You can use exactly the same argument for part (b).

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The simplest way to answer these questions:

a) What is the probability that A comes before B in the random order?

In half of the cases A comes before B and in the other half B comes before A, so the answer is $\frac12$

b) What is the probability that A comes before Z in the random order?

In half of the cases A comes before Z and in the other half Z comes before A, so the answer is $\frac12$

c) What is the probability that A comes just before B in the random order?

  • The total number of permutations is $26!$

  • Join the letters A and B into a symbol AB, and the total number of permutations is $25!$

  • Hence the answer is $\frac{25!}{26!}=\frac{1}{26}$


A more "formal" way to answer to the first (as well as the second) question:

  • The probability that A is at the 1st place and B is at the 2nd to 26th places is $\frac{1}{26}\cdot\frac{25}{25}=\frac{25}{26\cdot25}$

  • The probability that A is at the 2nd place and B is at the 3rd to 26th places is $\frac{1}{26}\cdot\frac{24}{25}=\frac{24}{26\cdot25}$

  • The probability that A is at the 3rd place and B is at the 4th to 26th places is $\frac{1}{26}\cdot\frac{23}{25}=\frac{23}{26\cdot25}$

  • $\dots$

  • The probability that A is at the 25th place and B is at the 26th place is $\frac{1}{26}\cdot\frac{1}{25}=\frac{1}{26\cdot25}$

  • So the probability that A comes before B is $\sum\limits_{n=1}^{25}\frac{26-n}{26\cdot25}=\frac12$

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a) By symmetry, there are as many permutations with $A$ before $B$ as with $A$ after $B$.

$$p=\frac12$$

b) By symmetry, there are as many permutations with $A$ before $Z$ as with $A$ after $Z$.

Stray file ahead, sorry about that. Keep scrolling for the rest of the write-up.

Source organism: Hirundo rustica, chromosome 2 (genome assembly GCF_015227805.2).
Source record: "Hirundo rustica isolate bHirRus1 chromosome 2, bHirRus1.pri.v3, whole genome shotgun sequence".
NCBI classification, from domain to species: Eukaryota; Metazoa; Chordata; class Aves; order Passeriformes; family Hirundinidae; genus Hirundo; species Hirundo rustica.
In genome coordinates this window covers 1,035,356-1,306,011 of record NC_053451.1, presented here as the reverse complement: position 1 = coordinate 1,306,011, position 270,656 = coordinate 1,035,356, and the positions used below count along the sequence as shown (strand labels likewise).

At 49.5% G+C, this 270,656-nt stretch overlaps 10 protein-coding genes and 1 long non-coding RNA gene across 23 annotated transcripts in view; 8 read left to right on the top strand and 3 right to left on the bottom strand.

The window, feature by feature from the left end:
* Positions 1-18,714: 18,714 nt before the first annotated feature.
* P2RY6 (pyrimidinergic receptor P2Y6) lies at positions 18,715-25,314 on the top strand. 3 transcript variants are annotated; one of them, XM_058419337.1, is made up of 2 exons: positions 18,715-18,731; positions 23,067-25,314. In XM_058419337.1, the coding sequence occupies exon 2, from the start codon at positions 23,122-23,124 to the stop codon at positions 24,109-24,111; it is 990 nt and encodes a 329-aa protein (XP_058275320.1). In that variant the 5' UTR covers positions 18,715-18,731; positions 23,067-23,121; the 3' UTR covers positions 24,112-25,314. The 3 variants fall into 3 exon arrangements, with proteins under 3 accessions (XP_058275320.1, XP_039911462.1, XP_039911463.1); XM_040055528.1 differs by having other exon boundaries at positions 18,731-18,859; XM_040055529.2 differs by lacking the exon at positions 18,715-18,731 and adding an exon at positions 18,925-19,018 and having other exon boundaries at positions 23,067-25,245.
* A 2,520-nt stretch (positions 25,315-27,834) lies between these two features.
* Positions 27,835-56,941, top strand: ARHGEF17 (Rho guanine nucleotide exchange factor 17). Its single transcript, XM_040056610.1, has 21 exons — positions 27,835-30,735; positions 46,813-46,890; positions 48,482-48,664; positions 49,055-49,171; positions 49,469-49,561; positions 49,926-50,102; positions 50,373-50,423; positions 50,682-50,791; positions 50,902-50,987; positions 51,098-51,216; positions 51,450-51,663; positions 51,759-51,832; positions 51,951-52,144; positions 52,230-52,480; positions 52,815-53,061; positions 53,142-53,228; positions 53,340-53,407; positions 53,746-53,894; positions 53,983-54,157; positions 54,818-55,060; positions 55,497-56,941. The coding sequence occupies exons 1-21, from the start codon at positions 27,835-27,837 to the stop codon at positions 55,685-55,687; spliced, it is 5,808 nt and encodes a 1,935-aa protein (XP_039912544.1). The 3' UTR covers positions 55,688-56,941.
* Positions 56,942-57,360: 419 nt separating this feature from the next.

$$p=\frac12$$

c) Consider the $24!$ permutations of $CDE\dots Z$. You can insert $AB$ at $25$ different places to form all distinct configurations. $$p=\frac{25\cdot24!}{26!}=\frac1{26}$$

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for parts a and b then the answer is $1/2$. One way to look at is is to note that for any arrangement of the letters, say "DEFGBAC", there is another arrangment the order of the letters reversed, in this case "CABGFED". It is clear that if $A$ comes before $B$ in the first, then it will come after the $B$ in the second, and vice versa. So we can take all the random arrangements and arrange them in to pairs in this manner. Since each arrangement with $A$ before $B$ is paired with another unique arrangment with $B$ before $A$, there must be the same number of strings with $A$ before $B$ and $B$ before $A$. So selecting one of the possible arrangements at random has a probability of $1/2$ of having the $A$ before the $B$.


For part c, There are 26 postions where the $A$ can go, and, since that position is filled, 25 positions when the $B$ can go. Now for 25 of the 26 positions where the $A$ can go, the position immediately following it is vacant. In this case there is a change of $1/25$ that the $B$ randomly falls into that position. So in $25/26$ of the cases (where $A$ is not in the last position), there is a chance of $1/25$ of the $B$ immediately following the $A$.

However, in 1/26 of the cases, the $A$ is in the last place, and the $B$ cannot follow the $A$, so the probability is $0$.